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1997 Corolla Egr Flow Insufficient

By Guest egoldsmith, September 20, 2005 in Pre-1997 Toyota Corolla and Geo Prizm

Guest egoldsmith

I have a 1997 Toyota Corolla with 100K miles. After a tune up, which included throttle body cleaning and new plugs, the Check Engine light came on. The code is “P0401 – EGR Flow Insufficient”.

The mechanic diagnosed a faulty EGR Vacuum Modulator and replaced it. No change. He tested the system again and claimed it was functioning properly. He suspected an intermittent EGR Solenoid and replaced it. No change.

Not wanting to spend more money guessing, I’ve been driving it this way. I’ve not noticed any change in drivability or gas mileage.

I’ve done some research to better understand the problem, and learned that the EGR valve is only used when the engine is warm. If the PCM determines the EGR valve is not working, it simply switches to a less aggressive timing to reduce detonation due to excessive cylinder temperature.

I reset the PCM a couple of times and the Check Engine light would always come back on after a day or so. However, I noticed that during the time the Check Engine light was off, which presumably is when the PCM is still trying to use the EGR valve, the engine would ping *a lot* under light acceleration when warm.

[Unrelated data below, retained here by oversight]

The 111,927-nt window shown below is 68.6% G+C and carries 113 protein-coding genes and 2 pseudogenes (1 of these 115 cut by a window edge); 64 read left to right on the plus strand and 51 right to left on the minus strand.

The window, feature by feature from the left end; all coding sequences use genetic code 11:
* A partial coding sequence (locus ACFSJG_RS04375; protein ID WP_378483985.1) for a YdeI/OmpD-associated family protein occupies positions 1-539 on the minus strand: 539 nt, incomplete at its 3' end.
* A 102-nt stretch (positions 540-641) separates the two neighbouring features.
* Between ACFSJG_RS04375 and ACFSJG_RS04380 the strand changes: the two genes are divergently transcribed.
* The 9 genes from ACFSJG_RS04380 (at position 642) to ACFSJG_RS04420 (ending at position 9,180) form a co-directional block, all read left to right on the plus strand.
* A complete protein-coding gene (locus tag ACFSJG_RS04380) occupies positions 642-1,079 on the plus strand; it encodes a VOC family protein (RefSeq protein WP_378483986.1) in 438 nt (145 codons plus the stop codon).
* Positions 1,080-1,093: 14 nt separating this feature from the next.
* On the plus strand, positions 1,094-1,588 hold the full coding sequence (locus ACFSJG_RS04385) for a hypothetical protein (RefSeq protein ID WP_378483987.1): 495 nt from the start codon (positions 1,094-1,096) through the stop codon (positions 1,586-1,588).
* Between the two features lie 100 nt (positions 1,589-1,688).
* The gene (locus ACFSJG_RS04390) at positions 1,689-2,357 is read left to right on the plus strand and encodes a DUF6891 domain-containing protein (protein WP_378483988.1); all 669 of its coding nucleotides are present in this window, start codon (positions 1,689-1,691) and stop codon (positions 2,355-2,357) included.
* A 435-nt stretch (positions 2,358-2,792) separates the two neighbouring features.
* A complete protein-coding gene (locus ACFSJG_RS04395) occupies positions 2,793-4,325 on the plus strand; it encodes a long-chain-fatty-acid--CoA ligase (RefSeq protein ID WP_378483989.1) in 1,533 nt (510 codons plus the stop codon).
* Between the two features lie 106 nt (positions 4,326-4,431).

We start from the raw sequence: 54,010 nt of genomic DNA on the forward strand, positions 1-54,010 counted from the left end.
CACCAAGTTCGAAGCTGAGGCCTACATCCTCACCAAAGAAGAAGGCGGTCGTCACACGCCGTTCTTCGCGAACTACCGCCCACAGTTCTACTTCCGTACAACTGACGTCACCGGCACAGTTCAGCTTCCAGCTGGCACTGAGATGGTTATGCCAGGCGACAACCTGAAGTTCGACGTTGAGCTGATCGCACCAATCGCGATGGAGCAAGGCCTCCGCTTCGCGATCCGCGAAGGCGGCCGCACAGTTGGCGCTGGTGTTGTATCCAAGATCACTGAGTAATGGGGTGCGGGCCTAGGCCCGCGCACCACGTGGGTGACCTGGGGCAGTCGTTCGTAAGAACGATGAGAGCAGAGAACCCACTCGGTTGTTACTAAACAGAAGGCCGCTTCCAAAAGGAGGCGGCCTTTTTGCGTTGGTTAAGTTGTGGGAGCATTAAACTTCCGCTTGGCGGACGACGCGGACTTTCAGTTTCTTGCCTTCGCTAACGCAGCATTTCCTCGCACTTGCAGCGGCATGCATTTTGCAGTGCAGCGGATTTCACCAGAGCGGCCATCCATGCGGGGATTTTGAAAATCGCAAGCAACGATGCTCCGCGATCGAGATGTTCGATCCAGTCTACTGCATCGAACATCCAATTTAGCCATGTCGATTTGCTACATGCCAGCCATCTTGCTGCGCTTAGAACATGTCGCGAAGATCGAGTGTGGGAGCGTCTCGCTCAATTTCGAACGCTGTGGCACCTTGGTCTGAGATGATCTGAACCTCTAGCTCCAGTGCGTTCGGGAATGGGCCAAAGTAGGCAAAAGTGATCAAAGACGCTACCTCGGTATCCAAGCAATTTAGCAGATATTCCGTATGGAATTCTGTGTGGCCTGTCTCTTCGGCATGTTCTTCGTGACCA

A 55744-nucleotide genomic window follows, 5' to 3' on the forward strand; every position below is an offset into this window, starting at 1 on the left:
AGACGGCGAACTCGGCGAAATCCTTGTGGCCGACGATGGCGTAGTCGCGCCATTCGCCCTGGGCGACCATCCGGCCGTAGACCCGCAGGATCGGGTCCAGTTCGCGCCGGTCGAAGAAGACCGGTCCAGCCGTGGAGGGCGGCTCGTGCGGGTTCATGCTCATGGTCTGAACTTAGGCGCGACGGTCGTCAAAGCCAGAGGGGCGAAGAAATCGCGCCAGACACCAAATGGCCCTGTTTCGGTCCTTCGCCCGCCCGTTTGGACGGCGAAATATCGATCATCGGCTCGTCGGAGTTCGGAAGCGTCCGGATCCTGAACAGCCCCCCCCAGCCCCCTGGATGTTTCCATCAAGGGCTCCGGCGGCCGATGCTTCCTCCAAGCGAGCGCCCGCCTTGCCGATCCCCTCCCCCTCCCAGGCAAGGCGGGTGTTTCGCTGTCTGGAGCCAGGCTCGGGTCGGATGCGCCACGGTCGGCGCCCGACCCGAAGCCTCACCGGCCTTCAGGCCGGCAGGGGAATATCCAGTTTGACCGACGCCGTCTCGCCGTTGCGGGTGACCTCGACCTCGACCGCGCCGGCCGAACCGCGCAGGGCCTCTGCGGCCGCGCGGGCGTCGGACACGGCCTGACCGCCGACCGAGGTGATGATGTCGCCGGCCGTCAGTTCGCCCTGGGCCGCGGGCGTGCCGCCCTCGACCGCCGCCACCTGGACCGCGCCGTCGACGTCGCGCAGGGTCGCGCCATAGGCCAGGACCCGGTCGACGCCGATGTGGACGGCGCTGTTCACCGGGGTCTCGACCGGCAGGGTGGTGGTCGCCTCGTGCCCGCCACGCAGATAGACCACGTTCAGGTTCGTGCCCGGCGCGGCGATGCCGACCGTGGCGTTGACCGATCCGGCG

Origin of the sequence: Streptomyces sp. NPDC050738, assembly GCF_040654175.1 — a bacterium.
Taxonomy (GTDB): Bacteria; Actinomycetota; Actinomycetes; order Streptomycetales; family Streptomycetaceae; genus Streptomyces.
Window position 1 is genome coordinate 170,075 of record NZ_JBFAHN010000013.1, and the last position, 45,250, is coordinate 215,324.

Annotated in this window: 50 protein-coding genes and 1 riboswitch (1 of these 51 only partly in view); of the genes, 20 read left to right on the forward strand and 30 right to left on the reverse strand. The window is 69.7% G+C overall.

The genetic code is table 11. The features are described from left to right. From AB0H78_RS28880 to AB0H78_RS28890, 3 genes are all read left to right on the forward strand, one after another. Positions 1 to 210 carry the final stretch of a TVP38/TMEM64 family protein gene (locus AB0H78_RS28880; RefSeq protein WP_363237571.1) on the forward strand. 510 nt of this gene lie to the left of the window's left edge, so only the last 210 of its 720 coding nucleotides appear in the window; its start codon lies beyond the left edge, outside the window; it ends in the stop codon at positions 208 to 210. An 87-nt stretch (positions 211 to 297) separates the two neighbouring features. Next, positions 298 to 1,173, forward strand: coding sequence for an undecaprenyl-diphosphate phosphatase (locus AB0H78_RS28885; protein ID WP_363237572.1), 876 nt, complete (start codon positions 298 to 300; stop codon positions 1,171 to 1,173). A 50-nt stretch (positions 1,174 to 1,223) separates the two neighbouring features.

So, I have two questions:

1) Any tips on further diagnosing this problem?

2) Will any damage be done by just driving is this way?



Driving around with an EGR problem will not hurt drivability at first - since the ECM can compensate accordingly - but it is only a temporary fix (allows you to drive and get it repaired laters). Some damage/problems may occur, since the timing is pulled back and more fuel duration dialed in to compensate - you may see increased carbon buildup, loss of power, may not pass emissions (NOx levels will be higher), lower fuel economy, etc.

EGR should flow high at cruising speed and medium acceleration. Should be low flow at lower speeds and light loads. Should be no flow at cold idle, warmup, or WOT.

Chances are it is a carbon build-up inside the EGR valve itself. Most of the time you can get deposits that unseat the valve inside or actually block the intake or exhaust tubes inside. I believe there are four parts to the EGR - exhaust temperature sensor, valve, solenoid, and pressure sensor - they should have been all tested first before you replace components.

I assume that the mechanic put a vacuum on the valve to see if it actually working or not, before he started replacing parts. A vacuum pump pulls the EGR valve open while you monitor RPMs - should be a change in RPMs with the EGR open.

Then he should have cleaned the EGR valve to remove deposits - then after everything is tested out - replace stuff (pressure sensor, valve itself, filter on modulator, modulator itself, etc.)

I'd go back and see if the mechanic followed the correct diagnostic procedure or try a different mechanic altogether. I would definitely not recommend driving around with this issue. Emissions related components can be a nightmare to diagnose and correct - but with so many other systems tied to them, I would not let this slip by.

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